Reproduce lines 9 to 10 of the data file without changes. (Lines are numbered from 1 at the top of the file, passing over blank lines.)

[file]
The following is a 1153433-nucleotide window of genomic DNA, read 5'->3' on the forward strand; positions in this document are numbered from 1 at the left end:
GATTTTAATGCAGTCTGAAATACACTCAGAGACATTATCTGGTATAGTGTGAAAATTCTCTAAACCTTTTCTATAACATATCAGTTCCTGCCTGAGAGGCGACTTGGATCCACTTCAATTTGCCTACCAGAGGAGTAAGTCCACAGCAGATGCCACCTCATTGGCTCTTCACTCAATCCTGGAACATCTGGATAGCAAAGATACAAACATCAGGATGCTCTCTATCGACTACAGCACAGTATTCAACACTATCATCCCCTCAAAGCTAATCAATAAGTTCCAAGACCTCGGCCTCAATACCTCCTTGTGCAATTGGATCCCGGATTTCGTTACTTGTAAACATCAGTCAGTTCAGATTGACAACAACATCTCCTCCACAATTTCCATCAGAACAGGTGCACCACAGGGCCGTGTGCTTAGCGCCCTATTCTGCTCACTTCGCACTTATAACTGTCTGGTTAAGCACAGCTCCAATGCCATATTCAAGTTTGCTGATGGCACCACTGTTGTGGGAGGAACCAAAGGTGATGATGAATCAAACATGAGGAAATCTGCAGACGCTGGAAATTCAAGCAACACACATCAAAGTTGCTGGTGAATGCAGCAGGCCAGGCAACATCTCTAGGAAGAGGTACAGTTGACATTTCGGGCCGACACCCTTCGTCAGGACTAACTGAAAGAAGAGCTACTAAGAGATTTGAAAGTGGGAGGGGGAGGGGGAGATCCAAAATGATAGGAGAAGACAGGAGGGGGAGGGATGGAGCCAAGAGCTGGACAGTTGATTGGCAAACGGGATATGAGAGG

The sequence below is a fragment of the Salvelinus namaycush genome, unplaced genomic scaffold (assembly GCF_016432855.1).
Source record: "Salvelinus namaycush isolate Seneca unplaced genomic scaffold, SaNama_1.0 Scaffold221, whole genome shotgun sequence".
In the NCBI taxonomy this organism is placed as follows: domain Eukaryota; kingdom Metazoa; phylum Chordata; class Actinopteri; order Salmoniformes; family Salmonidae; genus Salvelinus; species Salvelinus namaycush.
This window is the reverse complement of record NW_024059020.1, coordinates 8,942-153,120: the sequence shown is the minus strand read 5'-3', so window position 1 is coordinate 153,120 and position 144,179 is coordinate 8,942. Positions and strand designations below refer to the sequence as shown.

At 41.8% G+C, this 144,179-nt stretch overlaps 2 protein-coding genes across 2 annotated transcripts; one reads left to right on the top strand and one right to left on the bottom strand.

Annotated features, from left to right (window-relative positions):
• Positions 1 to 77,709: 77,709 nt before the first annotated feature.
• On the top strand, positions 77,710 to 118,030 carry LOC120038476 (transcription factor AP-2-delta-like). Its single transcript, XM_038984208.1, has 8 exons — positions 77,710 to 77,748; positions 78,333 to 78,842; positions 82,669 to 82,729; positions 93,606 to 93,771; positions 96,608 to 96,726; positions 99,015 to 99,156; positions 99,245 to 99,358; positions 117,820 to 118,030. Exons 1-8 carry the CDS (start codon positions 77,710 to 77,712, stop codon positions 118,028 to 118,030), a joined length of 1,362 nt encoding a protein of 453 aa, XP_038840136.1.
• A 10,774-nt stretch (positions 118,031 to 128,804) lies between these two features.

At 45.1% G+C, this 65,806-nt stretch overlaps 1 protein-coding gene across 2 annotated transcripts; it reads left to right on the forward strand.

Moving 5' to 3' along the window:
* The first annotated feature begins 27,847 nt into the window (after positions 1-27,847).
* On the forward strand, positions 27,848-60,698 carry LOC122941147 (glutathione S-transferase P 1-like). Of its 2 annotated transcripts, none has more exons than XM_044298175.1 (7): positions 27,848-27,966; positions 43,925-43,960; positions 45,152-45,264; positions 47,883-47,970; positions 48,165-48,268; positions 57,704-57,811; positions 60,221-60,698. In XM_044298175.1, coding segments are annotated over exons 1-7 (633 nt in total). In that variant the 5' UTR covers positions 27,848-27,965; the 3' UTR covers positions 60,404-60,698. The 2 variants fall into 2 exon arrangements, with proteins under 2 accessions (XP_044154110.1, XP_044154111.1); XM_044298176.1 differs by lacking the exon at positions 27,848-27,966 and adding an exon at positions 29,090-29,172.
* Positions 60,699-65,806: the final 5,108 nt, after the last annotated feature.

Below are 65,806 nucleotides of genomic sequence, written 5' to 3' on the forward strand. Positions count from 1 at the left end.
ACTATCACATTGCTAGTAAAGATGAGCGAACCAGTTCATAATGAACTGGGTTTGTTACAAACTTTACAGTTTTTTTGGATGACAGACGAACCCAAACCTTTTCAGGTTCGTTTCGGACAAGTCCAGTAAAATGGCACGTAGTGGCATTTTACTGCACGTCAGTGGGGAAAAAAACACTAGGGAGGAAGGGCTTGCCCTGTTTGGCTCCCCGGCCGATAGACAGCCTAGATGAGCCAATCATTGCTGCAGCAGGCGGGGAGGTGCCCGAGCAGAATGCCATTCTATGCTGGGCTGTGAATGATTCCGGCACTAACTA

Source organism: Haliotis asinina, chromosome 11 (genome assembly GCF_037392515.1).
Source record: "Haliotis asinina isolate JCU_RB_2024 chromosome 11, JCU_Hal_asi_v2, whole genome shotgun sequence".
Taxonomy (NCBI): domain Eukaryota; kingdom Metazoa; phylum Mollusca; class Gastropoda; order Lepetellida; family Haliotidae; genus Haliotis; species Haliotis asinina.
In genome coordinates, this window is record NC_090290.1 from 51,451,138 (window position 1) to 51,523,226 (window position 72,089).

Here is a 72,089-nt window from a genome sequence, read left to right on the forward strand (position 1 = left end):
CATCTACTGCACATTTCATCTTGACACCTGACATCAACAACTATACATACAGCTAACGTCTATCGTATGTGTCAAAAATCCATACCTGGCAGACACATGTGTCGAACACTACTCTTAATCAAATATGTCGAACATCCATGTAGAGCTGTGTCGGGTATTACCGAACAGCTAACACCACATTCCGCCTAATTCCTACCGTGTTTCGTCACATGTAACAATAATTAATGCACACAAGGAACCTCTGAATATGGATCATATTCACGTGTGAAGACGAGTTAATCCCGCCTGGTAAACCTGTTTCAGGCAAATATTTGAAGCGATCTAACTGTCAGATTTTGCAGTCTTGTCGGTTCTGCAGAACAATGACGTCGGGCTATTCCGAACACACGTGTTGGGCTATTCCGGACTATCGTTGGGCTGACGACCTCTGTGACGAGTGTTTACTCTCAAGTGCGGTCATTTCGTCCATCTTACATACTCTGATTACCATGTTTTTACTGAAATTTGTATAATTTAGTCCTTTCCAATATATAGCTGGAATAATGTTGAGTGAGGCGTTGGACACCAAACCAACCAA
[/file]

• Positions 1 to 77,709: 77,709 nt before the first annotated feature.
• On the top strand, positions 77,710 to 118,030 carry LOC120038476 (transcription factor AP-2-delta-like). Its single transcript, XM_038984208.1, has 8 exons — positions 77,710 to 77,748; positions 78,333 to 78,842; positions 82,669 to 82,729; positions 93,606 to 93,771; positions 96,608 to 96,726; positions 99,015 to 99,156; positions 99,245 to 99,358; positions 117,820 to 118,030. Exons 1-8 carry the CDS (start codon positions 77,710 to 77,712, stop codon positions 118,028 to 118,030), a joined length of 1,362 nt encoding a protein of 453 aa, XP_038840136.1.